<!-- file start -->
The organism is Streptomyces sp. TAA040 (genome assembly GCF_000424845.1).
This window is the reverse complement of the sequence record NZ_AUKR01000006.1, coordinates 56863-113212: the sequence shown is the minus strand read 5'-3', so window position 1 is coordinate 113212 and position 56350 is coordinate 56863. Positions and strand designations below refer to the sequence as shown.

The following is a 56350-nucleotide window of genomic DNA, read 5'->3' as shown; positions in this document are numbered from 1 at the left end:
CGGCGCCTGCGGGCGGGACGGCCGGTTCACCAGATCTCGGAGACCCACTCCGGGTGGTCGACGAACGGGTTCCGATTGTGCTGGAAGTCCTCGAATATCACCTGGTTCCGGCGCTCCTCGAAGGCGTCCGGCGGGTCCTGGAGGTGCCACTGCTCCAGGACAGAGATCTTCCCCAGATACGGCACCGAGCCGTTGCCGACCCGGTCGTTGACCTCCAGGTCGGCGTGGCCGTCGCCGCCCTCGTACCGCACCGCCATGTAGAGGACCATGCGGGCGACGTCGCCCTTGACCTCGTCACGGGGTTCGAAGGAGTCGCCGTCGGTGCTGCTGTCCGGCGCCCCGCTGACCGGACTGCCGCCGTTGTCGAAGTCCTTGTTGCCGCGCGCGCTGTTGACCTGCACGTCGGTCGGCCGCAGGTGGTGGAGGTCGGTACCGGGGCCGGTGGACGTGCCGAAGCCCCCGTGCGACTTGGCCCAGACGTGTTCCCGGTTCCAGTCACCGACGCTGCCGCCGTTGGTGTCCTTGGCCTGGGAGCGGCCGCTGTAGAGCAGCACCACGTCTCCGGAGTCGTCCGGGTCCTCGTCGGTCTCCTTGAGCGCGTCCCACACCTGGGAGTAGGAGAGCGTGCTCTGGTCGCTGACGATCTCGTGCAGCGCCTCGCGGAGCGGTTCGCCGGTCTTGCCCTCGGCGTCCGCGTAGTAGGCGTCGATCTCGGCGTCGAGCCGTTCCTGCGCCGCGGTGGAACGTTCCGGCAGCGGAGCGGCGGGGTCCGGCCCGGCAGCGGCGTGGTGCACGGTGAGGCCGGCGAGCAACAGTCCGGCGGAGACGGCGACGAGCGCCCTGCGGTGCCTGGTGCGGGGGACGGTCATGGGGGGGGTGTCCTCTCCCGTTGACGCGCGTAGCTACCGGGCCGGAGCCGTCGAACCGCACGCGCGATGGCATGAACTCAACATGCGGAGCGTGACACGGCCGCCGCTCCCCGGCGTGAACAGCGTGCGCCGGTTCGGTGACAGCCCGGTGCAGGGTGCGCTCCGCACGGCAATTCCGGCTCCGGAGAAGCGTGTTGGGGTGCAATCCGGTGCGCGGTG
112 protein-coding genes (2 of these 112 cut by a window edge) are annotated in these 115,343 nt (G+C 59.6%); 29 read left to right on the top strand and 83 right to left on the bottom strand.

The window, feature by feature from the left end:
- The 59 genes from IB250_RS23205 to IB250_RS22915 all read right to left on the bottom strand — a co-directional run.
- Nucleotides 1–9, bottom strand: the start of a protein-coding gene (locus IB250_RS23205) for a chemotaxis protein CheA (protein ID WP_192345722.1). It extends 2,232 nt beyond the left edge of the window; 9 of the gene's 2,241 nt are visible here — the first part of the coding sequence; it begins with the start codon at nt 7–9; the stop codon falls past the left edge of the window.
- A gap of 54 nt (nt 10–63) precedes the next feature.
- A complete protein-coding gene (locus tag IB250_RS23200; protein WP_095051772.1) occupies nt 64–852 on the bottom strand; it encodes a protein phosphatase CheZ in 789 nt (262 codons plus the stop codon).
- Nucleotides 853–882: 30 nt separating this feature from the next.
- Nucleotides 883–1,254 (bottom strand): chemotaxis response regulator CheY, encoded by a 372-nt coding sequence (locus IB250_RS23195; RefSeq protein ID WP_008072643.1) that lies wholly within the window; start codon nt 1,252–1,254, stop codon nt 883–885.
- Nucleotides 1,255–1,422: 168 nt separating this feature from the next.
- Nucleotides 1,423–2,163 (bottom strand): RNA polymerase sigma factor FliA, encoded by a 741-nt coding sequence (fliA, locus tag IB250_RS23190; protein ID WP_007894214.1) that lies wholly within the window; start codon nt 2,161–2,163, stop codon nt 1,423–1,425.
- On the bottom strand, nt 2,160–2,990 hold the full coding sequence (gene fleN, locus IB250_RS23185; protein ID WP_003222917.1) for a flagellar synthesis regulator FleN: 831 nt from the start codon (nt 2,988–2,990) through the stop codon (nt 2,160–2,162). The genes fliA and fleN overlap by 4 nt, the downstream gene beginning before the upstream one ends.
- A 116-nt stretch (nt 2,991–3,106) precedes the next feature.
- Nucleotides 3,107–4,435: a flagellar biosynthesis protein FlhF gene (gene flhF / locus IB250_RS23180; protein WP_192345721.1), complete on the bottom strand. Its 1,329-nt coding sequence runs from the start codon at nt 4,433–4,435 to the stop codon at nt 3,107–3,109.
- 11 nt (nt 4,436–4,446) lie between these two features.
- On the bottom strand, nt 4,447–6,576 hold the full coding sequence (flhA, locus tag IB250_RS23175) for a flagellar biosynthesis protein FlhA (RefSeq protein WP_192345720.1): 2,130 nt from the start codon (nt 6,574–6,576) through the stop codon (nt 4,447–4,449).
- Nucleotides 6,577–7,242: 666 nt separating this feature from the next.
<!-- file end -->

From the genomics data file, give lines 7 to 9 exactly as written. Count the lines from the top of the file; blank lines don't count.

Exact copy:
- The 59 genes from IB250_RS23205 to IB250_RS22915 all read right to left on the bottom strand — a co-directional run.
- Nucleotides 1–9, bottom strand: the start of a protein-coding gene (locus IB250_RS23205) for a chemotaxis protein CheA (protein ID WP_192345722.1). It extends 2,232 nt beyond the left edge of the window; 9 of the gene's 2,241 nt are visible here — the first part of the coding sequence; it begins with the start codon at nt 7–9; the stop codon falls past the left edge of the window.
- A gap of 54 nt (nt 10–63) precedes the next feature.